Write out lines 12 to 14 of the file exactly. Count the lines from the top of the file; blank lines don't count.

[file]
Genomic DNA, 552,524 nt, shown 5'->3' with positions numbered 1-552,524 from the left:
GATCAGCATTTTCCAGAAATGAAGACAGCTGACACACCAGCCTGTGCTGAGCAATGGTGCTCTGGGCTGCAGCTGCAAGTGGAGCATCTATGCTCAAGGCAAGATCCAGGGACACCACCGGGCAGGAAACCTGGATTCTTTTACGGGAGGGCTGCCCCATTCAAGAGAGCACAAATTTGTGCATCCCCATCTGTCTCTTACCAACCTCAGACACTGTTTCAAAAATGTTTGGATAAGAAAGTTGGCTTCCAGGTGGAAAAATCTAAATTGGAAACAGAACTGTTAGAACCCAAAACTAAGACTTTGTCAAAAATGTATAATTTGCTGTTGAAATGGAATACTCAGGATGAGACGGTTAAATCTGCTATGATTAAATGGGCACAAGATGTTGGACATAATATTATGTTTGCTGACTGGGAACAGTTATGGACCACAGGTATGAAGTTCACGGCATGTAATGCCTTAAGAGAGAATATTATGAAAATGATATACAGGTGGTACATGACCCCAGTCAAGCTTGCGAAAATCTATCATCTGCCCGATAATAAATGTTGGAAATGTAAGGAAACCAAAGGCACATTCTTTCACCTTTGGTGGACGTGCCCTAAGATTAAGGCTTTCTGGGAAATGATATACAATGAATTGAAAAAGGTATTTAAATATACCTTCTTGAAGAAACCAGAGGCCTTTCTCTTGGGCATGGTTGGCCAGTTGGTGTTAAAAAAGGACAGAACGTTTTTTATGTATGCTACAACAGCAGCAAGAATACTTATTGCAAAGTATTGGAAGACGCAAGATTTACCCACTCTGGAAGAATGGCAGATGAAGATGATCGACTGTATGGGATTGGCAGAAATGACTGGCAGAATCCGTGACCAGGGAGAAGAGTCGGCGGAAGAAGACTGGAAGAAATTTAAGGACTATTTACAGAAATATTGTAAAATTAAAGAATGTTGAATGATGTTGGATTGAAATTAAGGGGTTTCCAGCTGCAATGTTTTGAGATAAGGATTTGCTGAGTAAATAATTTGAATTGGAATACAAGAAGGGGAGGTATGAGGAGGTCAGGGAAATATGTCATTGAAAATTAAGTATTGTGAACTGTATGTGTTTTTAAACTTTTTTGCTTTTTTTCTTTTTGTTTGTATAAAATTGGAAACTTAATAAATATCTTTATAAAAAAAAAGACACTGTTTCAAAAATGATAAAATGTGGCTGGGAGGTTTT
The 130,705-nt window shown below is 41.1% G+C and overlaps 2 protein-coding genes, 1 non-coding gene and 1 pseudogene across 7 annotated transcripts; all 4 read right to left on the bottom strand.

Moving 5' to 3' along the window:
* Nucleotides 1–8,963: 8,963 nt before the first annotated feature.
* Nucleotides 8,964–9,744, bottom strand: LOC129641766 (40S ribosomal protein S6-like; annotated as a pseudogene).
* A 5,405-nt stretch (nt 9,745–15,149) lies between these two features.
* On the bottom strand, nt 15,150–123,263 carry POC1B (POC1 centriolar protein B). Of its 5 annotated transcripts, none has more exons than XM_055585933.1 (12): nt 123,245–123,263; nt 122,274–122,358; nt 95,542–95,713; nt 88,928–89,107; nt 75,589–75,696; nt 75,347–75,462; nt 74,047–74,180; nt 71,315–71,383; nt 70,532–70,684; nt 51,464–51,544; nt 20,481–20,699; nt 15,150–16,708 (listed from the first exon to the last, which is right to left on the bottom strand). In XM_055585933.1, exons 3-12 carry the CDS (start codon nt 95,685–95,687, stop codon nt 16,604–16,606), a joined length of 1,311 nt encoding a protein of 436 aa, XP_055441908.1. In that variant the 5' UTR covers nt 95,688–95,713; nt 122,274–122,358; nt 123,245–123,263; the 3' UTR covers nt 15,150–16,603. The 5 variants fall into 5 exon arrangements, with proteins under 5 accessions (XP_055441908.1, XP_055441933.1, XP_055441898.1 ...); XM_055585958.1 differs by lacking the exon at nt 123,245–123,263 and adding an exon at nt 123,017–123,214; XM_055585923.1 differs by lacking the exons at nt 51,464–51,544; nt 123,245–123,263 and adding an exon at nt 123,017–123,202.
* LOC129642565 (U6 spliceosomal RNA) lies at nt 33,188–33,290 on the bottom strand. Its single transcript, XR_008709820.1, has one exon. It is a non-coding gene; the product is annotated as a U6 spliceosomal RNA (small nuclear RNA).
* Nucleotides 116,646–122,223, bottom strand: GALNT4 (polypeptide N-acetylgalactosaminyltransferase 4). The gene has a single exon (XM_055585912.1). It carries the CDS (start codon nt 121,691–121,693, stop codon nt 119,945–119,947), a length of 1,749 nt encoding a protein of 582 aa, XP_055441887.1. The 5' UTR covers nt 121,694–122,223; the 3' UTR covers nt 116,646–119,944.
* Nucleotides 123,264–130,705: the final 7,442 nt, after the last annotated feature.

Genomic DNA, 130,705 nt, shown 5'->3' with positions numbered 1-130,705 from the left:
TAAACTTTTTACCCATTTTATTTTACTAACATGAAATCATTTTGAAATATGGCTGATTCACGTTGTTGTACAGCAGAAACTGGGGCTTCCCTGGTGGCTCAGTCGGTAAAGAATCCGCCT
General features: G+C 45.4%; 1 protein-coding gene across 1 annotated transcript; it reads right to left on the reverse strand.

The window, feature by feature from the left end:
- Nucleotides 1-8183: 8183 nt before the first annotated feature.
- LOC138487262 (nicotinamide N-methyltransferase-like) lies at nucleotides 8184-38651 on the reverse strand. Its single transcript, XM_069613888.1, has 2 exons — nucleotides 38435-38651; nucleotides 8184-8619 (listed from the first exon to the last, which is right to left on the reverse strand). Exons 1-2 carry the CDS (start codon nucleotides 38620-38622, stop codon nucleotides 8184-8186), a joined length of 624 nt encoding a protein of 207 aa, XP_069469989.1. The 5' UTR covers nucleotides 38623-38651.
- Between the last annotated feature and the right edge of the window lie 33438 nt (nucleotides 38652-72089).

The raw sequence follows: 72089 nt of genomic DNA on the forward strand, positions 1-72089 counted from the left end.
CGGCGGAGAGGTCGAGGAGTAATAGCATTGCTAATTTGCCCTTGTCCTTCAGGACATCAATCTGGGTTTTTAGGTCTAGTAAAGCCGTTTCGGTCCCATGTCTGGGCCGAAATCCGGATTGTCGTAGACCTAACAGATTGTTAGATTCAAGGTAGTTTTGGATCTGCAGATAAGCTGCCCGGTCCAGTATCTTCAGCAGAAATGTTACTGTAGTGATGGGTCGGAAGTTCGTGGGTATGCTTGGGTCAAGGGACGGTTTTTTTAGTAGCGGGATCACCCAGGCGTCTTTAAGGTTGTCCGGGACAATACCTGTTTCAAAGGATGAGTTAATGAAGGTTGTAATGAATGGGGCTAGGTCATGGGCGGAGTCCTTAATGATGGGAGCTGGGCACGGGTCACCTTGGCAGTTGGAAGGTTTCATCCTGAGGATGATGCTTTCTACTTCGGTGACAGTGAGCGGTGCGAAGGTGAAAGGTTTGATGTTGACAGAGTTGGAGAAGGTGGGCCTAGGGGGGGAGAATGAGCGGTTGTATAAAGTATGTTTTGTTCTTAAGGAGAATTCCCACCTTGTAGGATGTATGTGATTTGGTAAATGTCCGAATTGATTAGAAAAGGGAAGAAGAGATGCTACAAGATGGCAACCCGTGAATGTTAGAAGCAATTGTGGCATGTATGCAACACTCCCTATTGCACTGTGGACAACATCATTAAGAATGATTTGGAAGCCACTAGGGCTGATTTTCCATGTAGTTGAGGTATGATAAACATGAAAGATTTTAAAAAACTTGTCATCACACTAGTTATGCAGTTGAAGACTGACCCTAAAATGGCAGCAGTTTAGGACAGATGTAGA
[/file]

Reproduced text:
Genomic DNA, 130,705 nt, shown 5'->3' with positions numbered 1-130,705 from the left:
TAAACTTTTTACCCATTTTATTTTACTAACATGAAATCATTTTGAAATATGGCTGATTCACGTTGTTGTACAGCAGAAACTGGGGCTTCCCTGGTGGCTCAGTCGGTAAAGAATCCGCCT
General features: G+C 45.4%; 1 protein-coding gene across 1 annotated transcript; it reads right to left on the reverse strand.